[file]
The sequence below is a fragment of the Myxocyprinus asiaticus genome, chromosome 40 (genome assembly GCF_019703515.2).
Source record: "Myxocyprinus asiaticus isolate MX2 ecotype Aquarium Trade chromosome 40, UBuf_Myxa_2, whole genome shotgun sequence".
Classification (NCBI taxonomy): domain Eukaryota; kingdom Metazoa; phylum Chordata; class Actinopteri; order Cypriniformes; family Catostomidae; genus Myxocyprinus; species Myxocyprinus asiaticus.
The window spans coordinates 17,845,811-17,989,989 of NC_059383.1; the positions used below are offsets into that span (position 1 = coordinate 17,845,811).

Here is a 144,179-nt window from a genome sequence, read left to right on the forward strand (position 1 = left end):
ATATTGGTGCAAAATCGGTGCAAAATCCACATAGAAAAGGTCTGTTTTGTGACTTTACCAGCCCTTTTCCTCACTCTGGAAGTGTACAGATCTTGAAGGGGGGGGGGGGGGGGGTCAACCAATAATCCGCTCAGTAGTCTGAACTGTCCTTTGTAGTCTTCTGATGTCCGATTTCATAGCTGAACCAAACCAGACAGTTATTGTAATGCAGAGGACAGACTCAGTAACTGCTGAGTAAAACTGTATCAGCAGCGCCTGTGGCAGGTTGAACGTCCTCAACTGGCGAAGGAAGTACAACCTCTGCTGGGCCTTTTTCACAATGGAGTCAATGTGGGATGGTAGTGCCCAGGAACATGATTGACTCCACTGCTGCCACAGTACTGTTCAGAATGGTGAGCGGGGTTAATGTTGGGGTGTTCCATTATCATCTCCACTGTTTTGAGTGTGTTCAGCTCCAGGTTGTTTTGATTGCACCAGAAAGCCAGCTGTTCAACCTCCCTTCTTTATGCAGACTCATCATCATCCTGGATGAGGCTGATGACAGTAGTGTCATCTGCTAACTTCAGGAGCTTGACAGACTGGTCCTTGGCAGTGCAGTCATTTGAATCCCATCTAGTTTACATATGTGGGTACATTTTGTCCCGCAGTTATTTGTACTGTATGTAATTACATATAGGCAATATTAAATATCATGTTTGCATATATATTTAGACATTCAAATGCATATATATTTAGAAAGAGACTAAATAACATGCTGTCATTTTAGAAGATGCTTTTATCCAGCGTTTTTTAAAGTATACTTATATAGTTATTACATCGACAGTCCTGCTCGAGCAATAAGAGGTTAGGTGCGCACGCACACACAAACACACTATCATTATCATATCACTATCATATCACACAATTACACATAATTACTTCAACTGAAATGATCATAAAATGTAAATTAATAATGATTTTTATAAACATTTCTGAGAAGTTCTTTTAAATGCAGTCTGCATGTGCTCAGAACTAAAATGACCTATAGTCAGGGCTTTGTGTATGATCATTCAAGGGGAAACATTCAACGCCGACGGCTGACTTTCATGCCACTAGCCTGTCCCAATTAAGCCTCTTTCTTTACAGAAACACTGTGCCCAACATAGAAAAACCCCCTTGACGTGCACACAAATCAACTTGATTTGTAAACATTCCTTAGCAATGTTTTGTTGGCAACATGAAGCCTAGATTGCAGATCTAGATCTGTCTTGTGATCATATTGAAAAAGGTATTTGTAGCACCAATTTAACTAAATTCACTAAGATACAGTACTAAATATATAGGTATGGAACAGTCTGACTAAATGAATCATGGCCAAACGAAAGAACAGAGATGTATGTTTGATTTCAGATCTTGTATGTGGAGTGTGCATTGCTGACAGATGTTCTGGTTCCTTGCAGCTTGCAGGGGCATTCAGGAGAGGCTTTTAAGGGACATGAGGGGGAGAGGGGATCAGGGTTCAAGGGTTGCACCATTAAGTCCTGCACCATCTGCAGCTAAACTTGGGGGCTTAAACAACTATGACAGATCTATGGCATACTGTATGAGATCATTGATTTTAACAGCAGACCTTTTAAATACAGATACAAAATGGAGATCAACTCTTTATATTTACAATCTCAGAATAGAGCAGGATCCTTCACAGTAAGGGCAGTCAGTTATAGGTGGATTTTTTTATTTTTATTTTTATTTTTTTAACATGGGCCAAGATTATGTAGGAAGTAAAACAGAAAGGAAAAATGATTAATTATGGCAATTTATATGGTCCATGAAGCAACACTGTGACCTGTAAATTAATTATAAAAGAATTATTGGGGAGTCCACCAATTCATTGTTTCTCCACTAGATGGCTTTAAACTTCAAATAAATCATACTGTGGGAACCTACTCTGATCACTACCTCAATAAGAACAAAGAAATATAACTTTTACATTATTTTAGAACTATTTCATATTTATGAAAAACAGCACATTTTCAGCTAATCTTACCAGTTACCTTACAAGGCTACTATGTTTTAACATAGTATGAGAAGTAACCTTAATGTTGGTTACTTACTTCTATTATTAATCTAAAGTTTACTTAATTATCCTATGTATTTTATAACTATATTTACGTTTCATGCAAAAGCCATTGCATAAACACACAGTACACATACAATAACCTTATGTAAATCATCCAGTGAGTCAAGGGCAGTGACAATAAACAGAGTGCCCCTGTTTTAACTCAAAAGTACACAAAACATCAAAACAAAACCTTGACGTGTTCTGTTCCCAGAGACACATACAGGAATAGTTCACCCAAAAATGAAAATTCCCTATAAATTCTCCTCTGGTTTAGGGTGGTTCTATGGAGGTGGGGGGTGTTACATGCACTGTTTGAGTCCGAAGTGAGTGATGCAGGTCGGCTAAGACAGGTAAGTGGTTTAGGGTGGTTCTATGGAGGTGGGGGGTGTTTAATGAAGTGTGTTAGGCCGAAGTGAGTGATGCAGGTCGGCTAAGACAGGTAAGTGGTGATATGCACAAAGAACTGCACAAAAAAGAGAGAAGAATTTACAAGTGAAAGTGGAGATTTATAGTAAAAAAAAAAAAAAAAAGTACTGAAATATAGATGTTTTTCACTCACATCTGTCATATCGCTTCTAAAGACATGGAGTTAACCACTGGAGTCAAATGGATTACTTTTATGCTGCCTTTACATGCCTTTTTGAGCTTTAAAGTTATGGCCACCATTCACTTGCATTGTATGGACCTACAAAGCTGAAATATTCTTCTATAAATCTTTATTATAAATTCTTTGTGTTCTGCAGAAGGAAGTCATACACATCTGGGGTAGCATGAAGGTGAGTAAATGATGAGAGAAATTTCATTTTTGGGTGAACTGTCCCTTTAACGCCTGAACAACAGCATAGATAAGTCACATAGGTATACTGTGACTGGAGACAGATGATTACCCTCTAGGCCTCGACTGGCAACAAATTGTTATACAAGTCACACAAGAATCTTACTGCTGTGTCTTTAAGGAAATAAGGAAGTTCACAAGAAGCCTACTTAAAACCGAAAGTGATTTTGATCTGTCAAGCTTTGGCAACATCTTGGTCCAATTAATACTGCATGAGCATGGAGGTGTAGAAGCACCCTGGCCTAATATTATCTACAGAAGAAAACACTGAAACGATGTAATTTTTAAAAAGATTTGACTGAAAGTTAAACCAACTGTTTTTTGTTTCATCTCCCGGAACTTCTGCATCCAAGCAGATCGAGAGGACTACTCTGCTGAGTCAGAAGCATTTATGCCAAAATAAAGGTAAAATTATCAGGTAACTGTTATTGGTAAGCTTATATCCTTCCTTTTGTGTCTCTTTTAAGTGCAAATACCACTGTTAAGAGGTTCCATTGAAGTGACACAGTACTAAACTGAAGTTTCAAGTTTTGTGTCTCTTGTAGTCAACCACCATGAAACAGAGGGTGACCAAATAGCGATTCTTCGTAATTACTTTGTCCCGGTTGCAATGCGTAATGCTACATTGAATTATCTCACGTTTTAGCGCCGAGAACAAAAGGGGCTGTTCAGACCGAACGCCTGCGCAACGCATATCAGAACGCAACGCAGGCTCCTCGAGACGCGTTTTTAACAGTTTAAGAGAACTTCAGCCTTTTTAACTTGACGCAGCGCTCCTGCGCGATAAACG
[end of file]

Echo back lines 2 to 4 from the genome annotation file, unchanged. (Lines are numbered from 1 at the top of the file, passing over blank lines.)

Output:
Source record: "Myxocyprinus asiaticus isolate MX2 ecotype Aquarium Trade chromosome 40, UBuf_Myxa_2, whole genome shotgun sequence".
Classification (NCBI taxonomy): domain Eukaryota; kingdom Metazoa; phylum Chordata; class Actinopteri; order Cypriniformes; family Catostomidae; genus Myxocyprinus; species Myxocyprinus asiaticus.
The window spans coordinates 17,845,811-17,989,989 of NC_059383.1; the positions used below are offsets into that span (position 1 = coordinate 17,845,811).